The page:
An obvious studio dream of a film, Minions is stacked to make money from the start
Chances are you’ve heard that the Minions movie is out.With advertising on TV, billboards, in department stores and fast food chains, it would be fairly difficult to miss. Yet again, these little, yellow marshmallows prove themselves capable of capturing hearts and filling bellies with laughter. With a top-billed cast including Sandra Bullock and Jon Hamm, along with Geoffrey Rush, Michael Keaton, and Allison Janney, plus the film’s roots in the well received Despicable Me films, it’s the perfect amalgamation of variables for a highly successful summer blockbuster.Minions is a prequel to the first Despicable Me and begins as an origin story. As old as planet Earth itself, the minions have searched long and hard to find the most vicious villain to serve. From dinosaurs to the ancient Egyptians through to the Dark Ages, the minions have attended them all. At the turn of the 19th century, the minions are serving the Emperor Napoleon but, having lost the war, they seek shelter in an ice cave, where they become lethargic and apathetic at their lack of having a master to serve.
The bravest and most determined of the minions, Kevin (voiced by co-director Pierre Coffin, as are all the minions) organises a trio to go in search of a new master and ultimately to save the tribe. Along the way, Kevin, Stuart, and Bob find a boss in Scarlet Overkill (Bullock) and her inventor husband, Herb (Hamm). Scarlet’s goal is to become Queen of England, but through a series of misadventures, the minions thwart Scarlet’s plan, which alters their relationship with the world’s worst bad guy and thus their future.
One of the most enjoyable aspects of the film is the reference to different cultures. Suggesting Napoleon was evil enough for the minions to be his servants also suggests an interesting cultural assumption. I wonder if the French would feel the same way about Napoleon? Or is it symptomatic of the film’s production origins? It’s a question worth pondering. The minions wandering onto the set of the first men landing on the moon calls into question the event in a humorous way, thus keeping it fair and taking a poke at American pride as well.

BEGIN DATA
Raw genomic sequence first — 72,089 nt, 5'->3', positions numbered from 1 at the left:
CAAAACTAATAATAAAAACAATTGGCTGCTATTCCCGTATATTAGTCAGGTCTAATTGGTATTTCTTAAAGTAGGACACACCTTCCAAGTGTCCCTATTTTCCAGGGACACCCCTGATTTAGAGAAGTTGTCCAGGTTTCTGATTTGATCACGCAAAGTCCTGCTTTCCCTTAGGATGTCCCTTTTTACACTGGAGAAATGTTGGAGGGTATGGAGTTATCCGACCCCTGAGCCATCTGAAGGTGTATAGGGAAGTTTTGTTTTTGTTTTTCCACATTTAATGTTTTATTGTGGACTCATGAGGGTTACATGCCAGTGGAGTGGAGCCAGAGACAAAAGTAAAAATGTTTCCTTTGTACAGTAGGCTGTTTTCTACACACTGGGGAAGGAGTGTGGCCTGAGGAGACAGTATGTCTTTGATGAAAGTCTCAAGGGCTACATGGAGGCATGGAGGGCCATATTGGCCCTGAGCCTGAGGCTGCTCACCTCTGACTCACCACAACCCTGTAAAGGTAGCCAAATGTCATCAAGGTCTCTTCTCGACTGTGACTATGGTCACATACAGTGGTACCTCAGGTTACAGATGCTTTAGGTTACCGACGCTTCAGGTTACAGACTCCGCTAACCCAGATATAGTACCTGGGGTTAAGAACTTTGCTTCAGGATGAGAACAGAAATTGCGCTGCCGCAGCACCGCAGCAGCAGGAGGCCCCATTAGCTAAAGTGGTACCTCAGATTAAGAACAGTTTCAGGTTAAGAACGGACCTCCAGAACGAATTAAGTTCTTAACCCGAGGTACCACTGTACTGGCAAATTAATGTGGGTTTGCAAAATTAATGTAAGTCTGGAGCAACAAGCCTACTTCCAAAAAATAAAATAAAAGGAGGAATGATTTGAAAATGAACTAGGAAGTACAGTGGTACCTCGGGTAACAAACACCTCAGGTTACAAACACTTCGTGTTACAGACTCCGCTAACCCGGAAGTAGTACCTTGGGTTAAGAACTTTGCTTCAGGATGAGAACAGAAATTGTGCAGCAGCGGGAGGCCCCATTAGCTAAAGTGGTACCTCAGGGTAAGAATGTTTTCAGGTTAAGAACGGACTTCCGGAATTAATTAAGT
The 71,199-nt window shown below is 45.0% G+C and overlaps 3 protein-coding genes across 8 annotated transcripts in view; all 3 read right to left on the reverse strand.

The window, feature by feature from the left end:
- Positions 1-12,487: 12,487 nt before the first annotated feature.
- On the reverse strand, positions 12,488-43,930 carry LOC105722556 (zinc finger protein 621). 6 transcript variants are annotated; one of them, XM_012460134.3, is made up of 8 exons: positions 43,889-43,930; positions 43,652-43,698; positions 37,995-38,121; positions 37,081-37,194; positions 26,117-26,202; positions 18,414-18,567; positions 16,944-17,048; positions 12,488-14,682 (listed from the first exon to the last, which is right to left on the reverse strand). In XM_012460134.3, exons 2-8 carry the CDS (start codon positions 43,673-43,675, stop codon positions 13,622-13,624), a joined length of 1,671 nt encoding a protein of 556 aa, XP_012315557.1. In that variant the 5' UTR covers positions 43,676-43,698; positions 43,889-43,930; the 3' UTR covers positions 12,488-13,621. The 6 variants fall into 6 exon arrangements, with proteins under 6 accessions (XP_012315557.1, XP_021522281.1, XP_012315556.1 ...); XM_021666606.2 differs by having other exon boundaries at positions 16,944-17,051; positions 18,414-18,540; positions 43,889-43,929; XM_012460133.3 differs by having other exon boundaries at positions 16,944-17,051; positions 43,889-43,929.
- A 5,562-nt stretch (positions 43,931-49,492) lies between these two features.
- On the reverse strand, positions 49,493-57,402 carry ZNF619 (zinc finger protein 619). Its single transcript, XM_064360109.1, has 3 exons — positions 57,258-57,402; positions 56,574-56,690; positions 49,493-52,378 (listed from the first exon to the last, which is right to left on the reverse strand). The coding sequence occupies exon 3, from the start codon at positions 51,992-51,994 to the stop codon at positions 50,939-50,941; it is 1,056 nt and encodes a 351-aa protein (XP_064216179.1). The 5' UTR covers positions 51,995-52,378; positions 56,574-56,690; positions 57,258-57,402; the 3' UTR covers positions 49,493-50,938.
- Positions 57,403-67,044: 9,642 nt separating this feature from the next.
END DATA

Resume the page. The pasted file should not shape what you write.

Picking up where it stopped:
In the same vein, Queen Elizabeth II’s portrayal is a seemingly growing trend. Representations of Her Majesty would once be unthinkable as a living monarch was not to be characterised during their lifetime. Minions’ is set in the 1960s, and Elizabeth is a young queen with horsey teeth and a shrill accent. An obvious parody, Minions’ version of Her Majesty is more relatable to the general public and almost satirical in her appearance. A move towards that ever decreasing boundary of respect or simply an entertaining and wide-reaching storyline, I’ll let you be the judge.
Female super-villain Scarlett Overkill was somewhat lacking in her own self-efficacy.
An interesting conundrum arises from a feminist point of view regarding Scarlet Overkill. Billed as the baddest bad guy who is actually a woman, it makes me wonder if this is what society is striving for with equality? In a way, I like that the woman is powerful, intelligent and goal-oriented, but do we actually see her at work? Most of Scarlet’s screentime is spent talking or primping, whilst her husband is the one with the brainy and villainous inventions. We hear about her history as a super-villain, and indeed, she does a decent martial arts act upon introduction, but I couldn’t help feeling this female super-villain was still lacking in her own self-efficacy.
The plot to take over England was also a bit too easy. With a super-villain, I expected more from the storyline and the endeavors to secure the Queen’s crown. Instead, a bandaid fix was applied, with very little effort from Scarlet. A bit anticlimactic, it didn’t ruin the film, but it was certainly disappointing plot-wise.
Probably my favourite aspect of the film was the cultural teasing towards England’s tea-drinking culture. Bobbies in hot pursuit still maintain their tradition of drinking tea, even with sirens blaring and police cars swerving to and fro. The broadcasters also had to have their proper cuppas, on-air and served in bone china. Another nod to the well known British characteristic of cool politeness is a reporter on location who mentions his opinion about the impending coronation, before rescinding his entire monologue and reminding the audience, “I’m so very polite that I will keep my mouth shut.”
Crude humour abounds, but the theme of Minions tends to be safe enough for the whole family, and there are some genuinely cute minion moments. A European capital for a setting gives the film a little more worldwide appeal, and the viewing is suitably light and non-taxing. A decent film with a few laughs and familiar characters, Minions is sure to be successful this summer season.
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